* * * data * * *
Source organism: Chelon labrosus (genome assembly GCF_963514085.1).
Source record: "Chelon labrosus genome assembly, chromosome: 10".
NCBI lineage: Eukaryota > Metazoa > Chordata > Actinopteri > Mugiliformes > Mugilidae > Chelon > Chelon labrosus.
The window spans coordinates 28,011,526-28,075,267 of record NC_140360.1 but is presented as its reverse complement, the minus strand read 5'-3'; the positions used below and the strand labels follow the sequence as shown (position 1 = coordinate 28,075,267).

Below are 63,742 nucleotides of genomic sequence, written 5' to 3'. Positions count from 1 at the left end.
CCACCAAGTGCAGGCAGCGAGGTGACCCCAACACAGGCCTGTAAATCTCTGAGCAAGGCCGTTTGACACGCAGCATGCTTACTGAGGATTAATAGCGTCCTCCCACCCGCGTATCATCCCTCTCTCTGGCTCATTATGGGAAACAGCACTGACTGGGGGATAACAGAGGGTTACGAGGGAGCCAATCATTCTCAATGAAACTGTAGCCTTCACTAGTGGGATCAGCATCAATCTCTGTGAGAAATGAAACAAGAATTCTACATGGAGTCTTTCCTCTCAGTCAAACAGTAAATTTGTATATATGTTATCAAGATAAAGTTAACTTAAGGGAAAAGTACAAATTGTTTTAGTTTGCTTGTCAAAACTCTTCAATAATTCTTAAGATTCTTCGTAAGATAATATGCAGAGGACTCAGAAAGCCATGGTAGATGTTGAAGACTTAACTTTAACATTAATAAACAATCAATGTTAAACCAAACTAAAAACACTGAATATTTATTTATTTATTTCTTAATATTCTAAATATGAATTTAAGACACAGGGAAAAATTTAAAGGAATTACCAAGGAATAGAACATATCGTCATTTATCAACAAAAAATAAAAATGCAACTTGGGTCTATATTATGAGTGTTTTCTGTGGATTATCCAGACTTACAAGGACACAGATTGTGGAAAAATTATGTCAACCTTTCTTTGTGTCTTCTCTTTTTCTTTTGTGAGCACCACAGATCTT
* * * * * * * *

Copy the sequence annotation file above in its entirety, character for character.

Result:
Source organism: Chelon labrosus (genome assembly GCF_963514085.1).
Source record: "Chelon labrosus genome assembly, chromosome: 10".
NCBI lineage: Eukaryota > Metazoa > Chordata > Actinopteri > Mugiliformes > Mugilidae > Chelon > Chelon labrosus.
The window spans coordinates 28,011,526-28,075,267 of record NC_140360.1 but is presented as its reverse complement, the minus strand read 5'-3'; the positions used below and the strand labels follow the sequence as shown (position 1 = coordinate 28,075,267).

Below are 63,742 nucleotides of genomic sequence, written 5' to 3'. Positions count from 1 at the left end.
CCACCAAGTGCAGGCAGCGAGGTGACCCCAACACAGGCCTGTAAATCTCTGAGCAAGGCCGTTTGACACGCAGCATGCTTACTGAGGATTAATAGCGTCCTCCCACCCGCGTATCATCCCTCTCTCTGGCTCATTATGGGAAACAGCACTGACTGGGGGATAACAGAGGGTTACGAGGGAGCCAATCATTCTCAATGAAACTGTAGCCTTCACTAGTGGGATCAGCATCAATCTCTGTGAGAAATGAAACAAGAATTCTACATGGAGTCTTTCCTCTCAGTCAAACAGTAAATTTGTATATATGTTATCAAGATAAAGTTAACTTAAGGGAAAAGTACAAATTGTTTTAGTTTGCTTGTCAAAACTCTTCAATAATTCTTAAGATTCTTCGTAAGATAATATGCAGAGGACTCAGAAAGCCATGGTAGATGTTGAAGACTTAACTTTAACATTAATAAACAATCAATGTTAAACCAAACTAAAAACACTGAATATTTATTTATTTATTTCTTAATATTCTAAATATGAATTTAAGACACAGGGAAAAATTTAAAGGAATTACCAAGGAATAGAACATATCGTCATTTATCAACAAAAAATAAAAATGCAACTTGGGTCTATATTATGAGTGTTTTCTGTGGATTATCCAGACTTACAAGGACACAGATTGTGGAAAAATTATGTCAACCTTTCTTTGTGTCTTCTCTTTTTCTTTTGTGAGCACCACAGATCTT